On top of that, the Scripture warns that those who practice such things will not inherit the kingdom of God. This is not to say that you earn salvation by your good works. But if you let your flesh run amok without restraint, then faith cannot endure long under those conditions. The lack of repentance at gross sins is destructive for the soul.
On the other hand, the Spirit wants to produce in us fruits of love, joy, peace, patience, kindness, goodness, faithfulness, gentleness, and self-control. We want the Spirit to produce these in us, so we need spiritual support and assistance to bear fruits that our flesh does not want to bear.
We need the Spirit’s help, who is active in the Supper to aid us in living a Christian life. Can we get too much aid from Him? When we no longer have the flesh and no longer need assistance to create fruits, only then will we need no more help from Him.
Regarding the sinful world, Scripture says that the world will hate you because it has hated Christ. Sometimes the world conceals its hatred for Christians, or sometimes we conceal the fact that we are Christians to avoid the hate of the world. But we must be strengthened to stand against the assaults and temptations that come.
There are persecutions, small or great. At its worst, the world will kill you and think that it has done a good and helpful act by doing so. That is how great the world’s hatred for you is.
Sometimes we weep and lament because of things we must suffer at the world’s hands. But at other times, the world lures us with pleasures and desires and pride. On top of all that, the Antichrist is in the world who tries to deceive us into denying Christ.
How do we overcome such dangers? The victory that overcomes the world is our faith. But faith is not our doing, but is the gift of God. So we must be strengthened in faith by those things through which the Spirit does this work, including the Supper.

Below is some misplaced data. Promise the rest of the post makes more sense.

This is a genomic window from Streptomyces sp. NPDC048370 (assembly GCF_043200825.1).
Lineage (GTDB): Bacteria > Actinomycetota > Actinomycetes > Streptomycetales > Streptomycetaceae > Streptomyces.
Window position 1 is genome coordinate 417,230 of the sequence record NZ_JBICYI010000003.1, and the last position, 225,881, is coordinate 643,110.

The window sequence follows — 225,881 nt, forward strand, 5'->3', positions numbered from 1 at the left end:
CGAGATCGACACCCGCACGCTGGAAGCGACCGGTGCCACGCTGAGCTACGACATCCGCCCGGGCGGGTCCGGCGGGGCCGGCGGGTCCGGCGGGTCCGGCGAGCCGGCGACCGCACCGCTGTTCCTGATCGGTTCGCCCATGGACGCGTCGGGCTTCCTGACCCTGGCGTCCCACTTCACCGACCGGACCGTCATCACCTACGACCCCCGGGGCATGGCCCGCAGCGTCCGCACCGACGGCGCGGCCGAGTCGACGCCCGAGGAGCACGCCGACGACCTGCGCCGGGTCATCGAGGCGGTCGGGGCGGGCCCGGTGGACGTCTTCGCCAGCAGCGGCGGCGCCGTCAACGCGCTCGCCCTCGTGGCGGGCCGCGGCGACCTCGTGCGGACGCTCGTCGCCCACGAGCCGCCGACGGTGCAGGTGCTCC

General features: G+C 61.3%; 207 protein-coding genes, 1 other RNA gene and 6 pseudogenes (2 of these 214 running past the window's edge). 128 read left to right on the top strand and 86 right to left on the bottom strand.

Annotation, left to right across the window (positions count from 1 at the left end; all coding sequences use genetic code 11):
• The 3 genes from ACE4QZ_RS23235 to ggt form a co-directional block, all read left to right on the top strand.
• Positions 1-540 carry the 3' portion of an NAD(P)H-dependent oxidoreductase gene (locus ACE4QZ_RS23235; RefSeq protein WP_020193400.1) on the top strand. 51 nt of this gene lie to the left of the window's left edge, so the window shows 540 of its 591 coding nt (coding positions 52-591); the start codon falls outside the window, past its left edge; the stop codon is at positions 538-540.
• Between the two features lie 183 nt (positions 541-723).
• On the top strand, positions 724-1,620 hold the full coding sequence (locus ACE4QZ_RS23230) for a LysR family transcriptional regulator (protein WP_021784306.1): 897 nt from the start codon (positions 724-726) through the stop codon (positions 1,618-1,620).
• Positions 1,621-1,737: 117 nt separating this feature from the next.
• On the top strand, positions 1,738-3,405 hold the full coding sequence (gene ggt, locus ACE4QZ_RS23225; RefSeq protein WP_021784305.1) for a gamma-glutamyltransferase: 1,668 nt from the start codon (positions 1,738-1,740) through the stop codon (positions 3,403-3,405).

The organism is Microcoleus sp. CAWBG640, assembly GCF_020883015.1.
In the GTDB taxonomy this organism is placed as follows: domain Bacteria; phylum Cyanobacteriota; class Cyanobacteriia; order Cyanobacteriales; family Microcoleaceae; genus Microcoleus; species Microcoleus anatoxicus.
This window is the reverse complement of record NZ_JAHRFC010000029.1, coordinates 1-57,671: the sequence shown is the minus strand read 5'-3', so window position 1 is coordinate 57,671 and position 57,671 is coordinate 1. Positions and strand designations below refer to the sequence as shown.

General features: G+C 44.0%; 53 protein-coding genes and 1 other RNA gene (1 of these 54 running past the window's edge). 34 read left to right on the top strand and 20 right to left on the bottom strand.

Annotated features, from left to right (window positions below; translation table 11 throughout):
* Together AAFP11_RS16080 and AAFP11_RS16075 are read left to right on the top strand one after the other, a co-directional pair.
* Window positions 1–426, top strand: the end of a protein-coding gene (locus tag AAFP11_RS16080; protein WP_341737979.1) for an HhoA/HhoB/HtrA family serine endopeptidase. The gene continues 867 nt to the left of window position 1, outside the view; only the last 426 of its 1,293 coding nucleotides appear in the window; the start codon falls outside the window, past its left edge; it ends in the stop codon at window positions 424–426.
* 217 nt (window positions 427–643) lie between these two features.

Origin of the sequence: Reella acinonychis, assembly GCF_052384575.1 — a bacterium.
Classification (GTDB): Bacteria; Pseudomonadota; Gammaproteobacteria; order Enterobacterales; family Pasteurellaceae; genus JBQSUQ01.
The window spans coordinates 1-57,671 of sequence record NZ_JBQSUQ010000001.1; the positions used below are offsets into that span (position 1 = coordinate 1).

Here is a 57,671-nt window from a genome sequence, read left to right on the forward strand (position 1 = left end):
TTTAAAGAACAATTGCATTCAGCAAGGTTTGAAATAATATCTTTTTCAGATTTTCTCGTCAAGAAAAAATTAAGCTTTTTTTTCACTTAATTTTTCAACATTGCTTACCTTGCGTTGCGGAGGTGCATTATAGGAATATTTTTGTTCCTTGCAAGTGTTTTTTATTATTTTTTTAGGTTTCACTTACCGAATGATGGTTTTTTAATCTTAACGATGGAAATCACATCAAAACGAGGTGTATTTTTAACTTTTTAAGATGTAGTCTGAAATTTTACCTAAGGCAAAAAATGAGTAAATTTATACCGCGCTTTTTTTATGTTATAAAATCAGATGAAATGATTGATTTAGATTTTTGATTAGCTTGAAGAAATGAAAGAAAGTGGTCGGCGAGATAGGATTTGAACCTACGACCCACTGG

If you’re still not convinced that you need the Supper often, consider what the Word says about satan. Since he is a murderer from the beginning, he especially wants to murder God’s children, not only physically but eternally. The devil accomplishes eternal death through lies, of which he is an expert and the father of lies.
Saint Peter warns us that our adversary the devil walks about like a roaring lion, seeking whom he may devour. So we should resist him and be steadfast in the faith. Human resistance and steadfastness is not sufficient, just as you would not face a lion empty handed. Rather, you must be equipped with armor and weapons to fight. The armor of God that allows us to resist satan is made up of gifts the Spirit creates in us: truth, righteousness, the preparation of the Gospel of peace, faith, salvation, the Word of God, and prayer.
So we seek out the places where the Spirit works upon us to strengthen and preserve us in these gifts, including the Lord’s Supper. Of course, He also works through the Word of God and the sweet Absolution of the Gospel. But if we like one gift of our Lord but neglect others, then are we treating Him as if He is a waiter offering us menu options? Should we not be eagerly devoted to receiving as much as we can from our loving Father? The Spirit grant us weak sinners such sincere devotion.
This is not child’s play, says Luther. If I ignore or take for granted the means of grace, then woe is me! I am no titan of majestic strength who can stand on his own without God’s help. I am a wretched sinner, and only Christ can rescue me from this body of death. But thanks be to God that He provides exactly what I need in His sweet Gospel that He serves us upon this Altar to eat and drink.
God help us to take seriously our need and to value the treasures He bestows, so that we hunger and thirst more and more for His precious gifts. In His Name and to His glory. Amen.